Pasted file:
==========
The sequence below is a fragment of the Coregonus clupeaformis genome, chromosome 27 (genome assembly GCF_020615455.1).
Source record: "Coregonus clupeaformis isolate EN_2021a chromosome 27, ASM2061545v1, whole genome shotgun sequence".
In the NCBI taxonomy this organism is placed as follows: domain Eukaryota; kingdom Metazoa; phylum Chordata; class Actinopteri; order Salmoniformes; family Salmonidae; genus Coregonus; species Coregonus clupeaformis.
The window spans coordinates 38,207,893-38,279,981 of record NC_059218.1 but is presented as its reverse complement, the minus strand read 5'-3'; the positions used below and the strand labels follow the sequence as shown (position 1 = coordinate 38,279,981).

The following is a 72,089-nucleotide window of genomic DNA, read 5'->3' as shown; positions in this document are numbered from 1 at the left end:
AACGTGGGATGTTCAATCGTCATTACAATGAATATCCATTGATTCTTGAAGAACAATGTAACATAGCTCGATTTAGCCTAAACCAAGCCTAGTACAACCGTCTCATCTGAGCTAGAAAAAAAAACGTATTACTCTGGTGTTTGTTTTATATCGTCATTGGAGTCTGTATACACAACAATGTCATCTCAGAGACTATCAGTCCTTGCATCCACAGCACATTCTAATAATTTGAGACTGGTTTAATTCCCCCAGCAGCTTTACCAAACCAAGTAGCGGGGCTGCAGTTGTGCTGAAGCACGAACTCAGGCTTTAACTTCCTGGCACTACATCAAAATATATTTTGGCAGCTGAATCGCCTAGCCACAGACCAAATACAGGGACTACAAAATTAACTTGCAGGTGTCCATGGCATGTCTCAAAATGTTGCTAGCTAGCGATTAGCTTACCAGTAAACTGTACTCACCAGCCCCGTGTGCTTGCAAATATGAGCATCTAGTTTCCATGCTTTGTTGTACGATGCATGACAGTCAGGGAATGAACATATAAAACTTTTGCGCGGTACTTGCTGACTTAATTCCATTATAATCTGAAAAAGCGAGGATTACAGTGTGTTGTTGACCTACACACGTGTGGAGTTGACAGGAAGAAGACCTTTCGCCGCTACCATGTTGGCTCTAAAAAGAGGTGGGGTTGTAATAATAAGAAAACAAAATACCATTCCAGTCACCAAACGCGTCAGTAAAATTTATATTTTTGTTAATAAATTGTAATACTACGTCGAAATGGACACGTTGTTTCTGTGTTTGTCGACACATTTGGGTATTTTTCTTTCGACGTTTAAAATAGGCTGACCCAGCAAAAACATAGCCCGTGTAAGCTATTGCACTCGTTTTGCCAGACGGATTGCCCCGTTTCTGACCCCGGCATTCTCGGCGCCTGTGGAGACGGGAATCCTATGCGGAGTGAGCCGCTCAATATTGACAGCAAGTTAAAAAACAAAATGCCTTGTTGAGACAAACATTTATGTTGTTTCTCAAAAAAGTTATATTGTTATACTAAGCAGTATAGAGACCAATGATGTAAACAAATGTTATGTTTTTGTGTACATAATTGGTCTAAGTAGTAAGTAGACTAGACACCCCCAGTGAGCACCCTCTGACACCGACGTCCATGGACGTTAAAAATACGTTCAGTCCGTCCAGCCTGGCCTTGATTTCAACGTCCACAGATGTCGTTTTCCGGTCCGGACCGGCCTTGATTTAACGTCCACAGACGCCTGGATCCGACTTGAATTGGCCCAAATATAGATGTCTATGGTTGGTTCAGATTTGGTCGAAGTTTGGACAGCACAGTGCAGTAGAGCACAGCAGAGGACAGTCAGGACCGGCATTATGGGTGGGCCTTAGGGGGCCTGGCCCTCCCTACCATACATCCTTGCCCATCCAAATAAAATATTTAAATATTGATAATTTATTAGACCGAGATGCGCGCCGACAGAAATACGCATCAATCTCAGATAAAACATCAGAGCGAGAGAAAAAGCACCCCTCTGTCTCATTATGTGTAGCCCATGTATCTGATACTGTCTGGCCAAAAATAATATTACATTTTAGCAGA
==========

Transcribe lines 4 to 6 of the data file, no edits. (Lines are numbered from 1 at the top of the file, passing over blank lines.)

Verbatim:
The window spans coordinates 38,207,893-38,279,981 of record NC_059218.1 but is presented as its reverse complement, the minus strand read 5'-3'; the positions used below and the strand labels follow the sequence as shown (position 1 = coordinate 38,279,981).

The following is a 72,089-nucleotide window of genomic DNA, read 5'->3' as shown; positions in this document are numbered from 1 at the left end:
AACGTGGGATGTTCAATCGTCATTACAATGAATATCCATTGATTCTTGAAGAACAATGTAACATAGCTCGATTTAGCCTAAACCAAGCCTAGTACAACCGTCTCATCTGAGCTAGAAAAAAAAACGTATTACTCTGGTGTTTGTTTTATATCGTCATTGGAGTCTGTATACACAACAATGTCATCTCAGAGACTATCAGTCCTTGCATCCACAGCACATTCTAATAATTTGAGACTGGTTTAATTCCCCCAGCAGCTTTACCAAACCAAGTAGCGGGGCTGCAGTTGTGCTGAAGCACGAACTCAGGCTTTAACTTCCTGGCACTACATCAAAATATATTTTGGCAGCTGAATCGCCTAGCCACAGACCAAATACAGGGACTACAAAATTAACTTGCAGGTGTCCATGGCATGTCTCAAAATGTTGCTAGCTAGCGATTAGCTTACCAGTAAACTGTACTCACCAGCCCCGTGTGCTTGCAAATATGAGCATCTAGTTTCCATGCTTTGTTGTACGATGCATGACAGTCAGGGAATGAACATATAAAACTTTTGCGCGGTACTTGCTGACTTAATTCCATTATAATCTGAAAAAGCGAGGATTACAGTGTGTTGTTGACCTACACACGTGTGGAGTTGACAGGAAGAAGACCTTTCGCCGCTACCATGTTGGCTCTAAAAAGAGGTGGGGTTGTAATAATAAGAAAACAAAATACCATTCCAGTCACCAAACGCGTCAGTAAAATTTATATTTTTGTTAATAAATTGTAATACTACGTCGAAATGGACACGTTGTTTCTGTGTTTGTCGACACATTTGGGTATTTTTCTTTCGACGTTTAAAATAGGCTGACCCAGCAAAAACATAGCCCGTGTAAGCTATTGCACTCGTTTTGCCAGACGGATTGCCCCGTTTCTGACCCCGGCATTCTCGGCGCCTGTGGAGACGGGAATCCTATGCGGAGTGAGCCGCTCAATATTGACAGCAAGTTAAAAAACAAAATGCCTTGTTGAGACAAACATTTATGTTGTTTCTCAAAAAAGTTATATTGTTATACTAAGCAGTATAGAGACCAATGATGTAAACAAATGTTATGTTTTTGTGTACATAATTGGTCTAAGTAGTAAGTAGACTAGACACCCCCAGTGAGCACCCTCTGACACCGACGTCCATGGACGTTAAAAATACGTTCAGTCCGTCCAGCCTGGCCTTGATTTCAACGTCCACAGATGTCGTTTTCCGGTCCGGACCGGCCTTGATTTAACGTCCACAGACGCCTGGATCCGACTTGAATTGGCCCAAATATAGATGTCTATGGTTGGTTCAGATTTGGTCGAAGTTTGGACAGCACAGTGCAGTAGAGCACAGCAGAGGACAGTCAGGACCGGCATTATGGGTGGGCCTTAGGGGGCCTGGCCCTCCCTACCATACATCCTTGCCCATCCAAATAAAATATTTAAATATTGATAATTTATTAGACCGAGATGCGCGCCGACAGAAATACGCATCAATCTCAGATAAAACATCAGAGCGAGAGAAAAAGCACCCCTCTGTCTCATTATGTGTAGCCCATGTATCTGATACTGTCTGGCCAAAAATAATATTACATTTTAGCAGA